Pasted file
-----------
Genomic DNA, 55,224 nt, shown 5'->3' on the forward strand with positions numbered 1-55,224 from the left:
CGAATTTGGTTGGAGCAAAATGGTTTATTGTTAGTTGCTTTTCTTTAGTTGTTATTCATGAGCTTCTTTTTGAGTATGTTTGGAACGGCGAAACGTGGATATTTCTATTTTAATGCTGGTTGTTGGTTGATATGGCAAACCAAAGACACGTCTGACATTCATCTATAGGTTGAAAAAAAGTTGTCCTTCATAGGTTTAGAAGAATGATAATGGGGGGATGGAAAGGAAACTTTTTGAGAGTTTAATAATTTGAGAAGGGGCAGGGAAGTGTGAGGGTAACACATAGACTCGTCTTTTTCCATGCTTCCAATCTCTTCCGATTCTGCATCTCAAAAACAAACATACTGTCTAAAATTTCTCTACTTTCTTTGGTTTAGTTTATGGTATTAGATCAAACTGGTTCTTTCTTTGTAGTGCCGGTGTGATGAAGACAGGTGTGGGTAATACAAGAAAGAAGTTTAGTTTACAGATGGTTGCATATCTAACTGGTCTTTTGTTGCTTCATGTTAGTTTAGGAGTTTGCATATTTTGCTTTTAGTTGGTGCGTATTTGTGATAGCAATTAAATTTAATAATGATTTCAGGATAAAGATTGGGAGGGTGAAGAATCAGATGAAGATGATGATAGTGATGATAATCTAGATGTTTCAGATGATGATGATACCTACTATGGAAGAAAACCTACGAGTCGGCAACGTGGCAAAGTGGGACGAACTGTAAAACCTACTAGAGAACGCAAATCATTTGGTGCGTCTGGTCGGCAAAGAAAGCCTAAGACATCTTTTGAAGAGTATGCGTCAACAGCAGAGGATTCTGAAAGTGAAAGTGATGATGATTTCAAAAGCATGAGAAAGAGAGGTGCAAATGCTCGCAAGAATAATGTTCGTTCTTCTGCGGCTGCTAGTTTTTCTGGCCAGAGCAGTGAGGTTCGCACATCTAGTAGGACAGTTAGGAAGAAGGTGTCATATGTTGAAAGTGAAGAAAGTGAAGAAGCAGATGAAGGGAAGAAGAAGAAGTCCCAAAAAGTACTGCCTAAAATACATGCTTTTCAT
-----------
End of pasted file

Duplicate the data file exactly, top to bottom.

Genomic DNA, 55,224 nt, shown 5'->3' on the forward strand with positions numbered 1-55,224 from the left:
CGAATTTGGTTGGAGCAAAATGGTTTATTGTTAGTTGCTTTTCTTTAGTTGTTATTCATGAGCTTCTTTTTGAGTATGTTTGGAACGGCGAAACGTGGATATTTCTATTTTAATGCTGGTTGTTGGTTGATATGGCAAACCAAAGACACGTCTGACATTCATCTATAGGTTGAAAAAAAGTTGTCCTTCATAGGTTTAGAAGAATGATAATGGGGGGATGGAAAGGAAACTTTTTGAGAGTTTAATAATTTGAGAAGGGGCAGGGAAGTGTGAGGGTAACACATAGACTCGTCTTTTTCCATGCTTCCAATCTCTTCCGATTCTGCATCTCAAAAACAAACATACTGTCTAAAATTTCTCTACTTTCTTTGGTTTAGTTTATGGTATTAGATCAAACTGGTTCTTTCTTTGTAGTGCCGGTGTGATGAAGACAGGTGTGGGTAATACAAGAAAGAAGTTTAGTTTACAGATGGTTGCATATCTAACTGGTCTTTTGTTGCTTCATGTTAGTTTAGGAGTTTGCATATTTTGCTTTTAGTTGGTGCGTATTTGTGATAGCAATTAAATTTAATAATGATTTCAGGATAAAGATTGGGAGGGTGAAGAATCAGATGAAGATGATGATAGTGATGATAATCTAGATGTTTCAGATGATGATGATACCTACTATGGAAGAAAACCTACGAGTCGGCAACGTGGCAAAGTGGGACGAACTGTAAAACCTACTAGAGAACGCAAATCATTTGGTGCGTCTGGTCGGCAAAGAAAGCCTAAGACATCTTTTGAAGAGTATGCGTCAACAGCAGAGGATTCTGAAAGTGAAAGTGATGATGATTTCAAAAGCATGAGAAAGAGAGGTGCAAATGCTCGCAAGAATAATGTTCGTTCTTCTGCGGCTGCTAGTTTTTCTGGCCAGAGCAGTGAGGTTCGCACATCTAGTAGGACAGTTAGGAAGAAGGTGTCATATGTTGAAAGTGAAGAAAGTGAAGAAGCAGATGAAGGGAAGAAGAAGAAGTCCCAAAAAGTACTGCCTAAAATACATGCTTTTCAT